Learn about opportunities to support the community.
Check out Good Morning America’s article, “Ways to volunteer from home and how to help food banks during coronavirus,” or this list of additional ways to volunteer at home. Still looking for suggestions? We’ve got them!
Several local agencies that the Heller Service Corps supports need assistance during this time. We encourage you to consider any of the following opportunities.
Because grocery stores are not able to supply food, Harvest Hope Food Bank needs help keeping their shelves stocked. Click here if you are interested in making a financial donation.
Habitat for Humanity’s biggest need is financial help for the families that are already in their homes. Donations may be sent to: Habitat for Humanity, P.O. Box 1206, Greenville, SC 29602
Triune Mercy Center is in desperate need of the following items for the people in the homeless community:
Neighborhood Focus is an after school program seeking volunteers to do the following: Read a book online, organize a prayer team, lead an online art or gratitude activity, write notes of encouragement and math tutoring and support.
If interested, please contact: Keith Groce, Executive Director, P.O. Box 9127, Greenville, SC 29604. Phone: (864) 704-7878. Email: email@example.com
The responsibility of schooling now rests largely on parents, leaving many tired and seeking content for their kids. Offer a virtual lesson to a family or neighbor you know. For example, you can read to students, teach them magic tricks, or provide a lesson on the value of paper money and coins. The ideas are endless! Stuck? Try Pinterest!
Research or start a neighborhood “shout out” to health care workers. You can also make signs to hang in your windows.
Contact a local elementary school, PTA, or neighborhood groups (schools are closed but staff are still on email) to connect with parents whose children are having birthdays. Create a sign up to have birthday cards written for their children.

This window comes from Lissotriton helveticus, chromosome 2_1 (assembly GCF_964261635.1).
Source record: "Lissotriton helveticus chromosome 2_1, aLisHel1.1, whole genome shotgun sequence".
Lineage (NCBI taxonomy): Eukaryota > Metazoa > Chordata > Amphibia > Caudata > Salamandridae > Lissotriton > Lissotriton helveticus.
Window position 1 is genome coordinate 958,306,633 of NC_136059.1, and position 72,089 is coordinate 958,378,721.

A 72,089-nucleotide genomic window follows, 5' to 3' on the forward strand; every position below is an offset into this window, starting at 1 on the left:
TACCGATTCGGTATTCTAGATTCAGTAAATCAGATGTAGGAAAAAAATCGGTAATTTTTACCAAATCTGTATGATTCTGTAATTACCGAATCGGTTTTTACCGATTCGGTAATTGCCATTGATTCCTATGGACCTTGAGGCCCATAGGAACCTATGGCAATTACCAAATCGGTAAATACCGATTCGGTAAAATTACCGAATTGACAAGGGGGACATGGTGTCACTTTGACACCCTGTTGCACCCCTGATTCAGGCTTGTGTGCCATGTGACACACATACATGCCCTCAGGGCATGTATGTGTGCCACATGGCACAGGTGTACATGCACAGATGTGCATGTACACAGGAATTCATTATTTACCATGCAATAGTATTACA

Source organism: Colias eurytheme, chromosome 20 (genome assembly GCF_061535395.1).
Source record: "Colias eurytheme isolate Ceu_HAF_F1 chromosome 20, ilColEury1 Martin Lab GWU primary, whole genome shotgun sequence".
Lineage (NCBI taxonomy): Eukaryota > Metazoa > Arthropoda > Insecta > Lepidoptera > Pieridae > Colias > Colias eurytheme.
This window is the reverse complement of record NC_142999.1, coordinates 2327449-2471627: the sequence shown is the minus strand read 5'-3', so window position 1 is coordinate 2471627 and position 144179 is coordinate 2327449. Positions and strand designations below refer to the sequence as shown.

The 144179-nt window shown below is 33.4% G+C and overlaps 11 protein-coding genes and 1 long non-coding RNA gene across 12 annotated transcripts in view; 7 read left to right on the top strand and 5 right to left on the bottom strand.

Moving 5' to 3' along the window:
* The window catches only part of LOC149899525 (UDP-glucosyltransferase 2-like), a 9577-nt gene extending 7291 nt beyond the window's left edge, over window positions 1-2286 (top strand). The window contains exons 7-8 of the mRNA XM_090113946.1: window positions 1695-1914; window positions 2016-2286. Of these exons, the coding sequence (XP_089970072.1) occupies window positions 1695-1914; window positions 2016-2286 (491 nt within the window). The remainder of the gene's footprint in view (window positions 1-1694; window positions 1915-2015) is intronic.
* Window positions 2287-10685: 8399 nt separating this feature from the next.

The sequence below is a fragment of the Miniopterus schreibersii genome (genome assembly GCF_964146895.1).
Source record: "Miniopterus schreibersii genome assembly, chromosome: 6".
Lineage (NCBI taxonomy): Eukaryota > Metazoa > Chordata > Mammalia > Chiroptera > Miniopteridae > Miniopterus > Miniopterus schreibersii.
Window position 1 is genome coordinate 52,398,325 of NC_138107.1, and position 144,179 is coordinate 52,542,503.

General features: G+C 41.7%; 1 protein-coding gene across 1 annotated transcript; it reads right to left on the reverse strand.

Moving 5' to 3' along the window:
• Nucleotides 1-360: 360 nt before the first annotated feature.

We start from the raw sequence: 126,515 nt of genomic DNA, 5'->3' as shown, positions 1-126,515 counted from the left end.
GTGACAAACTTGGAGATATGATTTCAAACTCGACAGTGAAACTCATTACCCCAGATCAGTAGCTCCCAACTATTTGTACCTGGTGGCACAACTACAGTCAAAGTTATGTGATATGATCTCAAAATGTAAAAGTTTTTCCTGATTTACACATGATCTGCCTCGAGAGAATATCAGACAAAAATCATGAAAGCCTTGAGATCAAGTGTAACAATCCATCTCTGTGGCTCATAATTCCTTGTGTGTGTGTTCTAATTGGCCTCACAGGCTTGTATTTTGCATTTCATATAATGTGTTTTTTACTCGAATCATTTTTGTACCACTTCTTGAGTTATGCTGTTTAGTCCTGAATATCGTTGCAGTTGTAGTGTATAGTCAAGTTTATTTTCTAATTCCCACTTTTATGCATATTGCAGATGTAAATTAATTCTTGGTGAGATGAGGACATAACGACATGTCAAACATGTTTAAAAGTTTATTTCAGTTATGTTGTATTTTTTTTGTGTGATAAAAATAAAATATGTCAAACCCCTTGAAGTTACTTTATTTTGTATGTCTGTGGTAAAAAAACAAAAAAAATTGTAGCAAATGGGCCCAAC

Or contact your local hospital or senior care facility and ask them if and how you can send messages to patients. Some may have email access and some may allow you to mail cards.
Look for local nonprofits that have stayed open to continue to serve the community. Many need meals or sandwiches for their clients. If everyone in your house is healthy and practicing responsible social distancing, consider cooking a meal at your own home and delivering it. Some organizations, such as Meals on Wheels, need people to help with contactless drop-offs as well.
Help your neighborhood become more connected and supportive. Create an email chain or Facebook group that neighbors can use to share information with each other. Make a flyer with instructions on the meaning of the group and how to join. Leave on mailboxes or doorsteps.
There are many more great ideas out there, so research away and see what others have come up with. Some national non-profits have created guides and project ideas. Perhaps you even have some of your own ideas!